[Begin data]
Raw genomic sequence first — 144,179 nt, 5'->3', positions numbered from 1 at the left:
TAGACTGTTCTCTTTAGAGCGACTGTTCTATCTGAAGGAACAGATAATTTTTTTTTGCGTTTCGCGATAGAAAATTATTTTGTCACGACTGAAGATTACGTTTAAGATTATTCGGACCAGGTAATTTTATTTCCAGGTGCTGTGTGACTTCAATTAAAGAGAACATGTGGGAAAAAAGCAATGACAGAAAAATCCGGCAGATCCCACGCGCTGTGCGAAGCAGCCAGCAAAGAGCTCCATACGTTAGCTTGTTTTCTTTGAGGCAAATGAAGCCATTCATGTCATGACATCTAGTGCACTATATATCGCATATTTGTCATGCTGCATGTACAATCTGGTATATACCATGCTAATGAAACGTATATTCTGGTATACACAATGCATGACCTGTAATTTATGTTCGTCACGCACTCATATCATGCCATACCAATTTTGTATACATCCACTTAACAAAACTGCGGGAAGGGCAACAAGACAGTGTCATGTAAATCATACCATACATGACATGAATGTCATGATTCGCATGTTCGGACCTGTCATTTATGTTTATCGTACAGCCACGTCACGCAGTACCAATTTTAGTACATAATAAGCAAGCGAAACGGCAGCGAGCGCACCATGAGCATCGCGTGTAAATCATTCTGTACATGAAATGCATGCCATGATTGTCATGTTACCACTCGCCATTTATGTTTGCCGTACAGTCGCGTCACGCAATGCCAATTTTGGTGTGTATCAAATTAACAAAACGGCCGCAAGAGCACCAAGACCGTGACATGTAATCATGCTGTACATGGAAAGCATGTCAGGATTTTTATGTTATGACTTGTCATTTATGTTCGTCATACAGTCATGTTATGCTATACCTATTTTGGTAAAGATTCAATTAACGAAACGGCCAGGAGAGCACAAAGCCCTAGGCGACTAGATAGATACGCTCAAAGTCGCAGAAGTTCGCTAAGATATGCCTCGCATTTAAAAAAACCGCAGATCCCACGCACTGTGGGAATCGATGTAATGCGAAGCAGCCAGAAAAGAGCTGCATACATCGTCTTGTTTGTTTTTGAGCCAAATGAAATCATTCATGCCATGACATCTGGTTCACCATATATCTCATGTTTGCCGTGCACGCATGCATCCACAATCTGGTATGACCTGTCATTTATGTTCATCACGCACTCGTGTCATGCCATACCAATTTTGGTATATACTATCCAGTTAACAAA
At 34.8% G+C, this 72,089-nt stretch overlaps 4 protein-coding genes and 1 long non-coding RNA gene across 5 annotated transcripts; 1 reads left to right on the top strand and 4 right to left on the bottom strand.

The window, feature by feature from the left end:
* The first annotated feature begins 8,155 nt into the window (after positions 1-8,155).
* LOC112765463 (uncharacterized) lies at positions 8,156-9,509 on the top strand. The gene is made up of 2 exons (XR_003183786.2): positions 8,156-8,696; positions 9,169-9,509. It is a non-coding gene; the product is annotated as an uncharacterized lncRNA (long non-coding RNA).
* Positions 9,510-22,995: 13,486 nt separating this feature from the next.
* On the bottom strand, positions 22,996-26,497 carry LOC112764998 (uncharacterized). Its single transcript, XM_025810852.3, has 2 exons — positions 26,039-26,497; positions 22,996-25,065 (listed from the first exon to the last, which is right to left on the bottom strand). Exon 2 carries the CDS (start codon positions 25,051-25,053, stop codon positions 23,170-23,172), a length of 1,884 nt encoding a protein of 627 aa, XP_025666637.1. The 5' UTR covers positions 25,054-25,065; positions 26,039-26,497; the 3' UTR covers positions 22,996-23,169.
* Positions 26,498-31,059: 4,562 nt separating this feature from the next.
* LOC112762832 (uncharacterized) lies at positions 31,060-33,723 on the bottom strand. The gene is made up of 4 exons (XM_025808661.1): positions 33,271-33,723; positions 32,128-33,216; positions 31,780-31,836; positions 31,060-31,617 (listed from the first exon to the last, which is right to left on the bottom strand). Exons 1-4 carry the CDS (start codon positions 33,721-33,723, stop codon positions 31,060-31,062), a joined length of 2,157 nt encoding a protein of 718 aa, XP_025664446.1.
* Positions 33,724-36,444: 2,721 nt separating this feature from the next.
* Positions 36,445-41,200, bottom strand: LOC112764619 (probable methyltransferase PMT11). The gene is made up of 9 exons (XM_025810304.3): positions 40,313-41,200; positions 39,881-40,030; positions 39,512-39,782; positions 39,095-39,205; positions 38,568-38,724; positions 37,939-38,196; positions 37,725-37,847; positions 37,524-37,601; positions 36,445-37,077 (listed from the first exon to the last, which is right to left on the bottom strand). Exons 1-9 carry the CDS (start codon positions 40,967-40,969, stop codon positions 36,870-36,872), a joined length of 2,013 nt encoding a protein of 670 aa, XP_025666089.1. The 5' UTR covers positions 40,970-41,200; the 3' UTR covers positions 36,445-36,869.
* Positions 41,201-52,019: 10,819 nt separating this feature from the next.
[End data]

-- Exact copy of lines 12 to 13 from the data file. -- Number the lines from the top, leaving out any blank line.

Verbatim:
* Positions 36,445-41,200, bottom strand: LOC112764619 (probable methyltransferase PMT11). The gene is made up of 9 exons (XM_025810304.3): positions 40,313-41,200; positions 39,881-40,030; positions 39,512-39,782; positions 39,095-39,205; positions 38,568-38,724; positions 37,939-38,196; positions 37,725-37,847; positions 37,524-37,601; positions 36,445-37,077 (listed from the first exon to the last, which is right to left on the bottom strand). Exons 1-9 carry the CDS (start codon positions 40,967-40,969, stop codon positions 36,870-36,872), a joined length of 2,013 nt encoding a protein of 670 aa, XP_025666089.1. The 5' UTR covers positions 40,970-41,200; the 3' UTR covers positions 36,445-36,869.
* Positions 41,201-52,019: 10,819 nt separating this feature from the next.